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Memo From Manhattan: On the Waterfront

By Sharon Zukin

The world’s biggest cities often spawn disaster scenarios—those end-of-the-world, escape-from-New-York exaggerations of urban dystopia.  Once limited to printed texts and paintings, visions of urban apocalypse have become ever more accessible in newspaper photographs, movies and video games.  They form a collective urban imaginary, shaping the dark side of local identity and civic pride.

New York is especially attractive as a site of imagined disaster.  Maybe it’s payback for the city’s hubris and chutzpah, or perhaps there’s something in the American character that yearns for and fears creative destruction.  If there is a general hunger for destruction stories, it is fed by the knowledge that the cities we build are vulnerable.  The terrorists’ attacks on the World Trade Center and the Pentagon in 2001 brought this point home to Americans, renewing dormant anxiety about nuclear war and environmental disaster.

But what if the city’s built environment suffers from slow erosion rather than a single cataclysm like Hurricane Katrina?  Can we visualize the slow creep of problems as well as we imagine the sudden onset of disaster and summon the will to change course?

“Rising Currents,” a recent exhibition at the Museum of Modern Art, pitted five teams of architects, engineers and urban designers against a gradual but dramatic rise in sea level resulting from global climate change.  The challenge: to retrofit the city’s waterfront to survive and prosper after a new Flood.

Cities have a troubled history with water.  From building walls around wells in ancient deserts to colonizing rivers for the expansion of trade, human settlements have worn down maritime nature with a steady ooze of cement.  Building dams in the West of the United States,  India and China, crowding cities near the Danube River in Eastern Europe, throwing landfill into Hong Kong’s Victoria Harbor as well as into New York Bay: all of these have reduced water resources to serve human needs.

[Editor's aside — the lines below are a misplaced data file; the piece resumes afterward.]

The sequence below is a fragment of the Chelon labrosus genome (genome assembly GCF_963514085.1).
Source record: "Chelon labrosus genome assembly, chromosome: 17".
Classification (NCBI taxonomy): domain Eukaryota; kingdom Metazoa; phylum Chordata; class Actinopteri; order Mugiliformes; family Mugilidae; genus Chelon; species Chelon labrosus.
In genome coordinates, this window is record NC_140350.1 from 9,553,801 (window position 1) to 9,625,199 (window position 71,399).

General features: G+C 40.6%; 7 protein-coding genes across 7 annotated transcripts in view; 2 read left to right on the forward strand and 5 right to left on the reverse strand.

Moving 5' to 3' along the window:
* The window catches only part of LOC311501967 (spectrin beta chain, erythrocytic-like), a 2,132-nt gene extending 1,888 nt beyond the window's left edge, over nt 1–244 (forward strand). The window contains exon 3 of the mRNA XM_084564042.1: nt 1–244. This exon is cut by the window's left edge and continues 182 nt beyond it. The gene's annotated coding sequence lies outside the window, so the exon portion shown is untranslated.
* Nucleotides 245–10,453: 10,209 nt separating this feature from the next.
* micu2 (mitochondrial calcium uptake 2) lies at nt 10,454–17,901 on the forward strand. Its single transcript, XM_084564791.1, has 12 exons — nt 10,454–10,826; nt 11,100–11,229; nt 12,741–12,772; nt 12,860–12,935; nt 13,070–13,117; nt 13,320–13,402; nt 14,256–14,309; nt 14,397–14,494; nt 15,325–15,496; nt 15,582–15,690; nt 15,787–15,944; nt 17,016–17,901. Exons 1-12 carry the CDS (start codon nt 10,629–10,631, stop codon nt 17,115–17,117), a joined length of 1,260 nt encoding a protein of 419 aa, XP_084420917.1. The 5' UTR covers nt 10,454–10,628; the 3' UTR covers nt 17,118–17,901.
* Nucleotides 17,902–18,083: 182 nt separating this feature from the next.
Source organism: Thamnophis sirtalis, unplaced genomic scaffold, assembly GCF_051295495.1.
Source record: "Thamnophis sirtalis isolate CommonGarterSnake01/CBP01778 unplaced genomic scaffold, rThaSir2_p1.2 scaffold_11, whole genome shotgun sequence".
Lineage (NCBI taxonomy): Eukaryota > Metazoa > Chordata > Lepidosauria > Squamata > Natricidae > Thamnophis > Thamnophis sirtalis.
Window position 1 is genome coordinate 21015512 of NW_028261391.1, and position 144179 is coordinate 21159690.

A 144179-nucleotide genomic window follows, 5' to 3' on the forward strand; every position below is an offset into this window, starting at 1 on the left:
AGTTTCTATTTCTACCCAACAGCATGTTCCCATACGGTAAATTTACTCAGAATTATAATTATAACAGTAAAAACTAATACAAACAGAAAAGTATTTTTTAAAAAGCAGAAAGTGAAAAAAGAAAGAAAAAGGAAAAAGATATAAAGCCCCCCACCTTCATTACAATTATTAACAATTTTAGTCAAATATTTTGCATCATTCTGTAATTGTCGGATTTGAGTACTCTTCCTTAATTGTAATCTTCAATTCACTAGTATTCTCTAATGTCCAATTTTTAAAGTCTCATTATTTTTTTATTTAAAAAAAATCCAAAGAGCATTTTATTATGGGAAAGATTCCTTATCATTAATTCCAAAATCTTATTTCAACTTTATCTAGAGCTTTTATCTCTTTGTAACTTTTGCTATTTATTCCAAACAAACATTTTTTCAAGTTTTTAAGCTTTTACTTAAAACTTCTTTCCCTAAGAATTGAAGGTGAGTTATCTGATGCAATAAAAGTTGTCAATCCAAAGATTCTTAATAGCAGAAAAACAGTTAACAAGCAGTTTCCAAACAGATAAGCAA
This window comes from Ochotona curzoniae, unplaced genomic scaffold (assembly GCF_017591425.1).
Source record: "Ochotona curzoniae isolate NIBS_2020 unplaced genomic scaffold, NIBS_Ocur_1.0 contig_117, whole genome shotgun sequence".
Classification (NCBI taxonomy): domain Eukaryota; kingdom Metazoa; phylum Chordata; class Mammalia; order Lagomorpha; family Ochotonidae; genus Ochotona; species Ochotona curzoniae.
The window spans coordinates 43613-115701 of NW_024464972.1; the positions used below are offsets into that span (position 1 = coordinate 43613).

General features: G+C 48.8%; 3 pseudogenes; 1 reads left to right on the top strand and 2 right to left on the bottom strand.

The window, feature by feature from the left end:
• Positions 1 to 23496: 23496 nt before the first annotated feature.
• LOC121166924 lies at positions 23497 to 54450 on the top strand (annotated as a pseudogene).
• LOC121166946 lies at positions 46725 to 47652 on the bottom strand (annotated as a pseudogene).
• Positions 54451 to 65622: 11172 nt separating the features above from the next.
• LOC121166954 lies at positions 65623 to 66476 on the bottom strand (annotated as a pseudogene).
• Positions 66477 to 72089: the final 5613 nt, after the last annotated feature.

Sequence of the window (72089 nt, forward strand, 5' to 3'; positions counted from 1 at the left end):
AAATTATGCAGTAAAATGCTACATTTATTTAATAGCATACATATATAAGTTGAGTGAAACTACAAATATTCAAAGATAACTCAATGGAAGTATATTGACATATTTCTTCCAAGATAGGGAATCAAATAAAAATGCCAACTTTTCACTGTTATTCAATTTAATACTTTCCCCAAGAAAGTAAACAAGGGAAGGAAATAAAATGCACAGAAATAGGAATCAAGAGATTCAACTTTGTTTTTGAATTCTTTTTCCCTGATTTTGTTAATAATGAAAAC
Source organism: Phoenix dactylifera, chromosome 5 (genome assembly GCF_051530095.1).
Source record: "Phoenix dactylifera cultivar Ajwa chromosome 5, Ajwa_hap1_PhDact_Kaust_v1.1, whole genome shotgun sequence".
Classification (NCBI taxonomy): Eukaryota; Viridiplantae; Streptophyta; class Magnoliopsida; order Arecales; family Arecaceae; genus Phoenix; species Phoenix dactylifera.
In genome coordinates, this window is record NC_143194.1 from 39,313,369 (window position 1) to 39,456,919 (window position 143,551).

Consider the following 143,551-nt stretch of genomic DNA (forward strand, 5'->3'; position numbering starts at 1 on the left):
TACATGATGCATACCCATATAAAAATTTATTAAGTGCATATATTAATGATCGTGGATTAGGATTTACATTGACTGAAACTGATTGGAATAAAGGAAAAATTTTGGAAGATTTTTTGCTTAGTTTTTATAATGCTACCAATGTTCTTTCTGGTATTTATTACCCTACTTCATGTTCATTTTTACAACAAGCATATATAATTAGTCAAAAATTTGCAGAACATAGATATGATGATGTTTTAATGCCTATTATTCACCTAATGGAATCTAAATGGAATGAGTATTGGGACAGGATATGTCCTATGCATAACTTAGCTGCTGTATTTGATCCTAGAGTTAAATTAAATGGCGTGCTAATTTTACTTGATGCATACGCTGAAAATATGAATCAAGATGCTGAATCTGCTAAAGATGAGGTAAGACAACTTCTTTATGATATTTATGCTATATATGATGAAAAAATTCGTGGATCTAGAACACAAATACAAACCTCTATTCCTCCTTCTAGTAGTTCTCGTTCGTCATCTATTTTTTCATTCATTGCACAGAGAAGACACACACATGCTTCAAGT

Global cities, those capitals of capital, are the biggest offenders.  As one of the architectural teams engaged in the MoMA exhibition points out, two piers built for oil depots on the New Jersey side of the Hudson River are each two miles long—as long as the Twin Towers of the old World Trade Center were high.

What’s most impressive about a rising water level is the sense that nature is taking back from the human world.  And what’s most impressive about the architectural projects in “Rising Currents” is the sensibility that human survival depends on adaptation rather than pacification.

There are good ideas here.  The keywords are conservation, production and conversion:  creating a transportation network of ferry boats rather than cars and buses, developing oyster beds off the Brooklyn shore, reshaping fuel depots to use less land.  But how can a city government—one whose modest plans for renovating parkland are constantly plagued by cost overruns and delays—undertake these projects?

Privatization is not the answer.  Only a state can coordinate long-term efforts to rebuild for urban survival.  The recent rescue of the Chilean miners from their underground prison suggests to some people that a non-governmental mobilization of global resources can be successful against great odds.  In that case, though, individuals, industries and governments united around one clear goal.  To rebuild the waterfront, many conflicts of interest would have to be overcome.

The wholesale revamping of the built environment demands more than the low-level voluntary efforts that have marked environmental work so far.  School children learn to recycle, but when the current economic recession cut back imports from China, it also reduced China’s need to buy recycled cardboard from the U.S.  Painting New York rooftops white to reduce heat retention in hot weather and save energy that would be used for air conditioning—one of the biggest drains of scarce natural resources—doesn’t go far enough.

A local environmental initiative in Kansas mobilizes people in several small cities by speaking to traditional values of thrift, patriotism and the desire to be good stewards of the earth.  Boy Scout troops, religious congregations and elementary schools have been enlisted in a campaign to save energy rather than use up fossil fuels and pay higher bills.  What message can big cities take from this?  Or will they continue to take comfort in the Godzilla scenario of inevitable disaster?

Sharon Zukin is Professor of Sociology at Brooklyn College and the CUNY Graduate Center. She is the author of Loft Living, Landscapes of Power (winner of the C. Wright Mills Award), The Cultures of Cities, Point of Purchase, and most recently Naked City: The Death and Life of Authentic Urban Places.

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